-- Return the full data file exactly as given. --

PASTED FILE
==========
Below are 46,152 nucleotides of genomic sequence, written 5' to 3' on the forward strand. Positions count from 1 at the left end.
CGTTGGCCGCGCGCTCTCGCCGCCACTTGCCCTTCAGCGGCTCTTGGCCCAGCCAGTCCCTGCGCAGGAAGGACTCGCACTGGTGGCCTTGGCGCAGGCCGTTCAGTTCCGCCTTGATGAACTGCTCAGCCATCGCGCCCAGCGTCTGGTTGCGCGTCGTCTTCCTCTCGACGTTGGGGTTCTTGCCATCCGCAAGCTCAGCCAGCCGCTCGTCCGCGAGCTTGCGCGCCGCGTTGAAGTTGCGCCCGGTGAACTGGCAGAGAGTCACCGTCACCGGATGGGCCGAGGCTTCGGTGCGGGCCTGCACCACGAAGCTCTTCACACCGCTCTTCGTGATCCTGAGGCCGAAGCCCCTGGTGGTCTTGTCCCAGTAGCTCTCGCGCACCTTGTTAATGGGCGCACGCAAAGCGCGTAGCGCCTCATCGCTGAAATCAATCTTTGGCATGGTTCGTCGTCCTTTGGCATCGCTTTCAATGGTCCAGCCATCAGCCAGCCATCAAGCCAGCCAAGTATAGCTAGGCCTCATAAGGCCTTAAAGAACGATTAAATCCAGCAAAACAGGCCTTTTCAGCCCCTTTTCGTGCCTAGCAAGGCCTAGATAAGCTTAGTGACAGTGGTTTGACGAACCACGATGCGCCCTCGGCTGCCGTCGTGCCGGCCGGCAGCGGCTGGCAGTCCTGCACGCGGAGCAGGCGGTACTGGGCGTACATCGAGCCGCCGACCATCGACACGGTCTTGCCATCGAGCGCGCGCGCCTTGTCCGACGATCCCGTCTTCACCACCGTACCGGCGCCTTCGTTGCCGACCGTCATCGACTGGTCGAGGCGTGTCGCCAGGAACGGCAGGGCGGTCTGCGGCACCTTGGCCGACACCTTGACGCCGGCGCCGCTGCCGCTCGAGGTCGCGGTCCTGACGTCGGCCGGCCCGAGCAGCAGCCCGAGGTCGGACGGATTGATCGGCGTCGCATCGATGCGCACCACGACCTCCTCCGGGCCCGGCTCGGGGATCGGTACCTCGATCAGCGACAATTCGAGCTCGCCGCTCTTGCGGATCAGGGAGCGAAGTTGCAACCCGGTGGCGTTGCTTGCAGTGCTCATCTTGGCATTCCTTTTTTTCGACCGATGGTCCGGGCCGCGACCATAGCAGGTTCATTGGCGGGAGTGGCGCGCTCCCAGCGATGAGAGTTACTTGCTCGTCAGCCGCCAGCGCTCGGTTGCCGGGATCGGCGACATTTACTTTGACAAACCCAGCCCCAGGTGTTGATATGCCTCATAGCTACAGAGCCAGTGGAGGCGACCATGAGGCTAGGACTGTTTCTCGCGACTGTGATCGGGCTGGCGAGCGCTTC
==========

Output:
Below are 46,152 nucleotides of genomic sequence, written 5' to 3' on the forward strand. Positions count from 1 at the left end.
CGTTGGCCGCGCGCTCTCGCCGCCACTTGCCCTTCAGCGGCTCTTGGCCCAGCCAGTCCCTGCGCAGGAAGGACTCGCACTGGTGGCCTTGGCGCAGGCCGTTCAGTTCCGCCTTGATGAACTGCTCAGCCATCGCGCCCAGCGTCTGGTTGCGCGTCGTCTTCCTCTCGACGTTGGGGTTCTTGCCATCCGCAAGCTCAGCCAGCCGCTCGTCCGCGAGCTTGCGCGCCGCGTTGAAGTTGCGCCCGGTGAACTGGCAGAGAGTCACCGTCACCGGATGGGCCGAGGCTTCGGTGCGGGCCTGCACCACGAAGCTCTTCACACCGCTCTTCGTGATCCTGAGGCCGAAGCCCCTGGTGGTCTTGTCCCAGTAGCTCTCGCGCACCTTGTTAATGGGCGCACGCAAAGCGCGTAGCGCCTCATCGCTGAAATCAATCTTTGGCATGGTTCGTCGTCCTTTGGCATCGCTTTCAATGGTCCAGCCATCAGCCAGCCATCAAGCCAGCCAAGTATAGCTAGGCCTCATAAGGCCTTAAAGAACGATTAAATCCAGCAAAACAGGCCTTTTCAGCCCCTTTTCGTGCCTAGCAAGGCCTAGATAAGCTTAGTGACAGTGGTTTGACGAACCACGATGCGCCCTCGGCTGCCGTCGTGCCGGCCGGCAGCGGCTGGCAGTCCTGCACGCGGAGCAGGCGGTACTGGGCGTACATCGAGCCGCCGACCATCGACACGGTCTTGCCATCGAGCGCGCGCGCCTTGTCCGACGATCCCGTCTTCACCACCGTACCGGCGCCTTCGTTGCCGACCGTCATCGACTGGTCGAGGCGTGTCGCCAGGAACGGCAGGGCGGTCTGCGGCACCTTGGCCGACACCTTGACGCCGGCGCCGCTGCCGCTCGAGGTCGCGGTCCTGACGTCGGCCGGCCCGAGCAGCAGCCCGAGGTCGGACGGATTGATCGGCGTCGCATCGATGCGCACCACGACCTCCTCCGGGCCCGGCTCGGGGATCGGTACCTCGATCAGCGACAATTCGAGCTCGCCGCTCTTGCGGATCAGGGAGCGAAGTTGCAACCCGGTGGCGTTGCTTGCAGTGCTCATCTTGGCATTCCTTTTTTTCGACCGATGGTCCGGGCCGCGACCATAGCAGGTTCATTGGCGGGAGTGGCGCGCTCCCAGCGATGAGAGTTACTTGCTCGTCAGCCGCCAGCGCTCGGTTGCCGGGATCGGCGACATTTACTTTGACAAACCCAGCCCCAGGTGTTGATATGCCTCATAGCTACAGAGCCAGTGGAGGCGACCATGAGGCTAGGACTGTTTCTCGCGACTGTGATCGGGCTGGCGAGCGCTTC